So what does Crystal do about it? Oh just heads the formation of Ballroom as an alt performance scene for queer Black and Brown people. In the next episode of Pose, when Electra tries to recruit Tess for her House of Wintour, Tess responds “ain’t no White girls in Ballroom.” While there were White people in Ballroom (Corey was one), this statement reinforces the previous allusion to Crystal. In short, Pose communicates how Ballroom is designed as a space for people who are not only marginalized by dominant culture, but by White queer culture as well.
Its also worth noting that in ep. 2 Pray Tell makes sure the children “know your history” by explaining how Paris DuPree invented voguing. You might not realize that Paris is Burning is named after Paris DuPree, and specifically a Ball Paris hosted called Paris is Burning. You might not know this because Livingston fails to name or identify Paris in the film, or make the explicit connection between the name of the film and Paris’s Ball. Don’t be shocked but Livingston’s omissions didn’t sit well with Paris. Its poignant, then, that Pose not only names Paris, but makes Paris visible within the history and lore of Ballroom.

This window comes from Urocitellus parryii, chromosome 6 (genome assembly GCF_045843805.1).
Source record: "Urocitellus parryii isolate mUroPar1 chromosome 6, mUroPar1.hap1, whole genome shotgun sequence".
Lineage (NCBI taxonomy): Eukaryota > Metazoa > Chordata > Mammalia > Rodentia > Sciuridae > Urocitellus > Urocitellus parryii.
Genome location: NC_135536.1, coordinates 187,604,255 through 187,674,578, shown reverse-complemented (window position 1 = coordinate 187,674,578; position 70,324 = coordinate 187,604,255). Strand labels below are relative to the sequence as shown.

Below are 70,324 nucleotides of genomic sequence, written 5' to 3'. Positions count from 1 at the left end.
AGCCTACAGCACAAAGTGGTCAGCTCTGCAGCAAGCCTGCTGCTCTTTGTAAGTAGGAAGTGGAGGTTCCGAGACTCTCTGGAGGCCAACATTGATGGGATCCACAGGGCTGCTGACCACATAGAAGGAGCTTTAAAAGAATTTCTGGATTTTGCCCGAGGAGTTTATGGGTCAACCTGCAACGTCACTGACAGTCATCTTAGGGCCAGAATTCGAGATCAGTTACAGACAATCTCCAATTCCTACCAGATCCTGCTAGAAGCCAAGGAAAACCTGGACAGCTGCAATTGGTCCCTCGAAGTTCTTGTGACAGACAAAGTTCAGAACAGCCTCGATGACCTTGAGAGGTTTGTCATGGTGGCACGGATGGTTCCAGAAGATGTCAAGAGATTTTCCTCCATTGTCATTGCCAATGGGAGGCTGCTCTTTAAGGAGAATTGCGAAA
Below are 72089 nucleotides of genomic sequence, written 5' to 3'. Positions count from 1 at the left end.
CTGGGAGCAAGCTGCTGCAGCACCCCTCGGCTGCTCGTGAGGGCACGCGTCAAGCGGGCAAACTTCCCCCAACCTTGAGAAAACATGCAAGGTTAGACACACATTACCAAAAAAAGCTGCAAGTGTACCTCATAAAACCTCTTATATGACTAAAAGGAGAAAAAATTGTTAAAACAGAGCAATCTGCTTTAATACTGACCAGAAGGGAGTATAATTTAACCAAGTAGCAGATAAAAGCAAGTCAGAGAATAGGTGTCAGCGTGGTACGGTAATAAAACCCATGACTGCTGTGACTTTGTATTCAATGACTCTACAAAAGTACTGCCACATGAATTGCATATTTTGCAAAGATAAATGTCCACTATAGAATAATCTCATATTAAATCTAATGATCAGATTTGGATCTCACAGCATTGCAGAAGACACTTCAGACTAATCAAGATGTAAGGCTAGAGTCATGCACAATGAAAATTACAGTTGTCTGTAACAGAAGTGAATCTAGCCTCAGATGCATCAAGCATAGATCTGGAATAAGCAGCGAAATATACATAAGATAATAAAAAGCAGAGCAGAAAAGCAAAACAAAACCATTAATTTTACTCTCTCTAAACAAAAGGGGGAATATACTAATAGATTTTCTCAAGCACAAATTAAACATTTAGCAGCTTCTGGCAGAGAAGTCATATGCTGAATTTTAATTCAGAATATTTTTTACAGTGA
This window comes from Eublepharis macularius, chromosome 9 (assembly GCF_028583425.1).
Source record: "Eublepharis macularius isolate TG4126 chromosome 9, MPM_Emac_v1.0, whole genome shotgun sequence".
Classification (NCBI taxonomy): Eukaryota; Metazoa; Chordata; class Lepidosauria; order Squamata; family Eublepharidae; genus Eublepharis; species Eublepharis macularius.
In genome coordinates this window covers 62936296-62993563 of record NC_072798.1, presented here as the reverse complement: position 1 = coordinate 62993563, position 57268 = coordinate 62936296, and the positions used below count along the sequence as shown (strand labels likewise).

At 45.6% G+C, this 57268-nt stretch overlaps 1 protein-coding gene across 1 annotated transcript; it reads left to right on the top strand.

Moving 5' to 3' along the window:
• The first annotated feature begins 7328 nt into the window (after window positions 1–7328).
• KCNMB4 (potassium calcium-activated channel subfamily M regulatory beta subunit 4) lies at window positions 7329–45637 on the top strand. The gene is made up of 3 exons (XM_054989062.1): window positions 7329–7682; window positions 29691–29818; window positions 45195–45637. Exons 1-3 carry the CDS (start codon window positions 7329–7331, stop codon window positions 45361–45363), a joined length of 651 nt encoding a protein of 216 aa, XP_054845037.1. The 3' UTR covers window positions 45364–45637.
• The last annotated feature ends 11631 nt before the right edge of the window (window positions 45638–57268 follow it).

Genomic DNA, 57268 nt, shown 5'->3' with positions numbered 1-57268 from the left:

4. Pose deals with real Ballroom people and shit. The ep. 10 storyline touches on how the Ball management structure (Electra, Lulu, and Angel reference the MCs–also called Commentators–and the judging panel) is dominated by men, and how there is a circumscribed amount of “femme queen” categories.
a) Let me first draw your attention to the aforementioned judging panel. Plz note the judge in the center—the one that hands out all the trophies.
That’s just José FUCKING Xtravaganza, a legendary ballroom performer. You might know José from his feature in Icona Pop’s “Up All Night” music video, which recreates a Ball event. Or maybe if you’re deep in like me, you can spot his 3-second cameo in Paris is Burning—he’s one of the teen voguers. Or maybe you know his story because its Damon and Ricky’s dream: José became a backup dancer for Madonna’s Blond Ambition tour.